The definition of the term ecosystem, given by the BDC's subsidiary body responsible for providing scientific, technical and technological advice, reads as follows : "a dynamic complex of plant, animal and micro-organism communities and their non-living environment interacting as a functional unit". This is the conventional definition of the ecosystem found in Gaussen, Duvigneaud, and Boyden, etc. It is to be noted that man is not included in this definition.
UNESCO's MAB programme (man and the biosphere) goes beyond the restrictive framework of ecosystems, as its aim is to study the interactions between man and the biosphere, and is in keeping with the environment. It includes the ecosystem, the human population and the cultural elements deriving therefrom. The systemic approach, by its openness, is able to deal with the very complex problems encountered in environment management. Biodiversity protection and human and sustainable development depend on this approach.
The LBR, created in May 1979 and managed by the DRC's national MAB Committee, is located in the Lower Congo Province, 120 kilometres from the Atlantic coast. It forms the southern extremity of the Guinean-Congolese massif and covers an area of 32,710 hectares. It has two well-defined seasons : a wet season for seven months of the year (mid-October to mid-May) and a dry season for five months of the year (mid-May to mid-October). The climate is hot throughout the year (22 to 28°C), with a slight drop in temperature in the dry season (19 to 23 °C). Average annual rainfall (1970-1983) : 1,120 mm, with 164 foggy days. Its geomorphology is characterised by a number of hills between 300 and 500 m. The vegetation consists of semi-caducifoliate dense rain forest ; its plant biodiversity is considerable, with 1,050 species (Lubini 1992).
In 1961, the population of the LBR, the enclaves and surrounding areas, was estimated at 18,000 (Pendje 1992) ; in 1990, it had reached 43,000 - an increase of 235 % in 29 years. The LBR is cut in two, along a length of 40 km, by Trunk Road N° 1. This has led to a sharp increase in the size of the communities through which the road passes which, in turn, has had a significant impact on the Reserve. An important network of forest roads criss-cross the Reserve and, in the long term, could lead to its fragmentation.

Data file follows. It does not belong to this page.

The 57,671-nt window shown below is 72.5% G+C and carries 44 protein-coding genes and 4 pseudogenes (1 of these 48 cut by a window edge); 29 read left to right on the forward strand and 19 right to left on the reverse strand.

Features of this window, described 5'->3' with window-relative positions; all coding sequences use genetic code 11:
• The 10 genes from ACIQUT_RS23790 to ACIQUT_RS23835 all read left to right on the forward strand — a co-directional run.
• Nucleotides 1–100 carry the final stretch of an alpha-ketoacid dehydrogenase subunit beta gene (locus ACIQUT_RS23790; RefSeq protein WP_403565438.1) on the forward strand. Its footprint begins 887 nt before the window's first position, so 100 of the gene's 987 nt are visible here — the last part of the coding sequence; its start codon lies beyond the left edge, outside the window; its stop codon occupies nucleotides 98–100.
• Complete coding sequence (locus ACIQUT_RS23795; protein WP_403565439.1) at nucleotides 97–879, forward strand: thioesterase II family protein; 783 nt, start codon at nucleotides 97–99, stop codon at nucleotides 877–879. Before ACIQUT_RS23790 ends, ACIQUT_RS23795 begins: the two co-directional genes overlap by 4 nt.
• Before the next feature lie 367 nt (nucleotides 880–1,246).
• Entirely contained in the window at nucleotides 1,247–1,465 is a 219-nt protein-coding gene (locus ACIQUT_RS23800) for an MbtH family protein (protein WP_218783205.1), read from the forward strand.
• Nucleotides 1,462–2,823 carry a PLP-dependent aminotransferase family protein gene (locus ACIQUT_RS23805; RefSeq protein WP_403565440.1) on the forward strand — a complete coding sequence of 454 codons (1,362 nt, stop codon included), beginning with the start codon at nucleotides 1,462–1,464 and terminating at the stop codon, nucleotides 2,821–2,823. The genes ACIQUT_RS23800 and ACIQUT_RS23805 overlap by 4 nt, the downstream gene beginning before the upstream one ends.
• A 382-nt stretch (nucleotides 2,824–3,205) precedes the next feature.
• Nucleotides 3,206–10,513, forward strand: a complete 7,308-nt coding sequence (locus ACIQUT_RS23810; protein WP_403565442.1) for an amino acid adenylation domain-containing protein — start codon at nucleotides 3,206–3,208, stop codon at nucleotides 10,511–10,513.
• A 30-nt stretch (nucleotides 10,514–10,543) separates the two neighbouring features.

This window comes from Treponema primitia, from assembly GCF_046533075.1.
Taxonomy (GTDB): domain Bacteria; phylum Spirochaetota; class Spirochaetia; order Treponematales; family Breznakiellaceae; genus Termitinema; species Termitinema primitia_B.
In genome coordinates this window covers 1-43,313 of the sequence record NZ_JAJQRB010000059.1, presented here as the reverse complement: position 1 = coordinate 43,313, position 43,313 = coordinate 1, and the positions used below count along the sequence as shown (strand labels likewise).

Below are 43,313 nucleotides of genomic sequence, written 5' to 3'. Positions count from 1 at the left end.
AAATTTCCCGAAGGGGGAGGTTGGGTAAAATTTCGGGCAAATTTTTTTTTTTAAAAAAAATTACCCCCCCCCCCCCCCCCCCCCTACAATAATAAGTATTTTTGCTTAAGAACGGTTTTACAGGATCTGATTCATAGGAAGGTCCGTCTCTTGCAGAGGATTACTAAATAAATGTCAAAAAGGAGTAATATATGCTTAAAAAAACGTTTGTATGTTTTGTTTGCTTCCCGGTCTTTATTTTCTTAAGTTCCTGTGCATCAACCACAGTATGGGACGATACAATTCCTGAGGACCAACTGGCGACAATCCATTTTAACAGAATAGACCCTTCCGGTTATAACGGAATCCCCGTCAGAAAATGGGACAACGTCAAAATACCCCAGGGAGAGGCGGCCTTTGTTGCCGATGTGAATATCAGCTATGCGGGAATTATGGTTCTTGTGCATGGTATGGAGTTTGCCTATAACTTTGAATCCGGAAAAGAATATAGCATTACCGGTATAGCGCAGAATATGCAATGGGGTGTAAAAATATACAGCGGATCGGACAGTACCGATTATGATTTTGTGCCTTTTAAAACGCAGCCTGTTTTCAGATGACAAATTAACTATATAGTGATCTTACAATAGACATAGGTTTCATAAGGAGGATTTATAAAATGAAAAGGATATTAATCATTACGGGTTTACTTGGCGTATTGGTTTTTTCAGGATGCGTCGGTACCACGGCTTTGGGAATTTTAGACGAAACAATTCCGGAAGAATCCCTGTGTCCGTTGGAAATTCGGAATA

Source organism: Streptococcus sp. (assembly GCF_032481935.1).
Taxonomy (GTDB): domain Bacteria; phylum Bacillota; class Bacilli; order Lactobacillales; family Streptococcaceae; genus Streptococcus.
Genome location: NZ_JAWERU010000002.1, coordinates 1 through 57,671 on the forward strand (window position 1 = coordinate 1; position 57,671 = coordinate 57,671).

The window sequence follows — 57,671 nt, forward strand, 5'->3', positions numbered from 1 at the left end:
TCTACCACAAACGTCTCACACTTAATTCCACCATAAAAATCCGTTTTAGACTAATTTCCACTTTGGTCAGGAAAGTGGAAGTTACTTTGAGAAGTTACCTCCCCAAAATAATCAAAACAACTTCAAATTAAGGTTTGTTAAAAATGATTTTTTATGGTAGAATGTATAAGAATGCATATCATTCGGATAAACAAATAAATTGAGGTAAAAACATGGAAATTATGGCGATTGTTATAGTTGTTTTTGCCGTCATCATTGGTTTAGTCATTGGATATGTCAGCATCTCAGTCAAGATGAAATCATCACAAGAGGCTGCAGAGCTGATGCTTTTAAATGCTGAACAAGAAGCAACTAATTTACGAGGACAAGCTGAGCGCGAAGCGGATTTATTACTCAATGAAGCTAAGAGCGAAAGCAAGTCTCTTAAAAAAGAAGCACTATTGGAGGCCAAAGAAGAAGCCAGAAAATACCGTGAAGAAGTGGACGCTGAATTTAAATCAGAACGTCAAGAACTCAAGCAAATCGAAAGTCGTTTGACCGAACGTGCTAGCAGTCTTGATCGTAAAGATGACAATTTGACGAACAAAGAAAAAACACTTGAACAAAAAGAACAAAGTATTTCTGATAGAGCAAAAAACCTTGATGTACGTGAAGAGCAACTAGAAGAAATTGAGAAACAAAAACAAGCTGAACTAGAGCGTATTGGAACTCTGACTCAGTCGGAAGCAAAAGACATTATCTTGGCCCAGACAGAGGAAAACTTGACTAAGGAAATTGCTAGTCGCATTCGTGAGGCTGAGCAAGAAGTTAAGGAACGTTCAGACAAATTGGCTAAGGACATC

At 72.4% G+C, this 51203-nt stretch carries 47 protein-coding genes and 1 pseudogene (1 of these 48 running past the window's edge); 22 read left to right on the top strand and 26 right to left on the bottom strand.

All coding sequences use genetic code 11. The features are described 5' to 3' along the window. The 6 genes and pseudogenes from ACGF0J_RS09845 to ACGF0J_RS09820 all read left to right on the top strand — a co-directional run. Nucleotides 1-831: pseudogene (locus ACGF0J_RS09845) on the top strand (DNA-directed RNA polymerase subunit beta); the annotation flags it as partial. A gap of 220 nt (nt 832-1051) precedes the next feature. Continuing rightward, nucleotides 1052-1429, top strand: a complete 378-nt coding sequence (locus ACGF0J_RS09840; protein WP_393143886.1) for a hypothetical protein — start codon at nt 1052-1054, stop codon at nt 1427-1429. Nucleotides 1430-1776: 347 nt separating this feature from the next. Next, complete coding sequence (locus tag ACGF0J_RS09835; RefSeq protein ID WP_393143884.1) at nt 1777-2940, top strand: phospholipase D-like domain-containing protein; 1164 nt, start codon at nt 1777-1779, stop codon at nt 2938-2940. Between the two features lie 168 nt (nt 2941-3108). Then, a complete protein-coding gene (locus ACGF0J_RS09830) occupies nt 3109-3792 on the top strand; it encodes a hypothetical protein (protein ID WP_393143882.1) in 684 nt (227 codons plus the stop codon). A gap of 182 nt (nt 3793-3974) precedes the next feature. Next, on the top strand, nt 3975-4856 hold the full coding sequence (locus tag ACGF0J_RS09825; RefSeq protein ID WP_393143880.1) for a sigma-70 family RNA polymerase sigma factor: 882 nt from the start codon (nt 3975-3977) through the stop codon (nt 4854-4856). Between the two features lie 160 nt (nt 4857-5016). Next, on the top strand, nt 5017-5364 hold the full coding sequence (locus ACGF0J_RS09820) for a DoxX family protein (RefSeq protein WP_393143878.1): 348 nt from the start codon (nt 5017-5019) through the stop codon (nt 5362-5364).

Both traditional and modern economic activities are carried out. The traditional activity is mainly shifting slash and burn cultivation (plantain, bananas, cassava, taro, maize, groundnuts and yam ; cultivated fruit trees : mango, avocado, etc). The population is also involved in hunting, fishing and gathering, even in the Reserve's central area. Small livestock (goats, pigs and sheep) and poultry raising is widespread in the villages. As regards energy, the gathering of fuel wood and charcoal-making are popular activities (supplying the towns of Boma and Matadi).
Modern activities include cash crops, such as coffee and cacao, associated with the logging of Terminalia superba. Loggers selectively fell valuable species using heavy machinery. This practice is very damaging for biodiversity and should be replaced by low-impact logging techniques which do not disturb the soil (McNeely 2002).
The central area (8,000 ha) is representative of the Mayonbe forest ecosystem.
Research, begun in 2000, is looking into how the BR at Luki carries out the tasks defined in the Seville Strategy (1995) : conservation, the aim of which is to protect biodiversity (genetic resources, species, ecosystems and landscapes) ; development, with a view to promoting sustainable economic and human development ; and logistical support for research activities, education, continuing training and monitoring.
Thanks to the LBR and the École régionale post-universitaire d'aménagement et de gestion intégrés des forêts et territoires tropicaux (ÉRAIFT) (Post-university regional school for the integrated development and management of tropical forests and lands), the researchers have had access to infrastructure, rolling stock, technical and scientific tools and support (Bridgewater 2002).
The implementation of the systemic approach involves a certain number of methodological phases which have been described (Maldague et al., 1977) and tested a number of times in the field (Congo, Guinea, Madagascar, Senegal, DRC). The chosen method is a quick and cheap way of gathering first-hand data on all the sub-systems comprising the "rural system". It applies the ideas put forward by Ludwig et al. (cited by Sheil 2002) whereby good resource managers know that drawing up an inventory is not a priority and that it is much more useful to quickly identify threats so as to be able to take the required management measures.
The aims of the field research were to:
During the experimental phase the student-researcher teams lived in the villages concerned. The students' contact with the village population was a major asset, creating a climate of mutual confidence, facilitating the work and providing a better insight into the problems.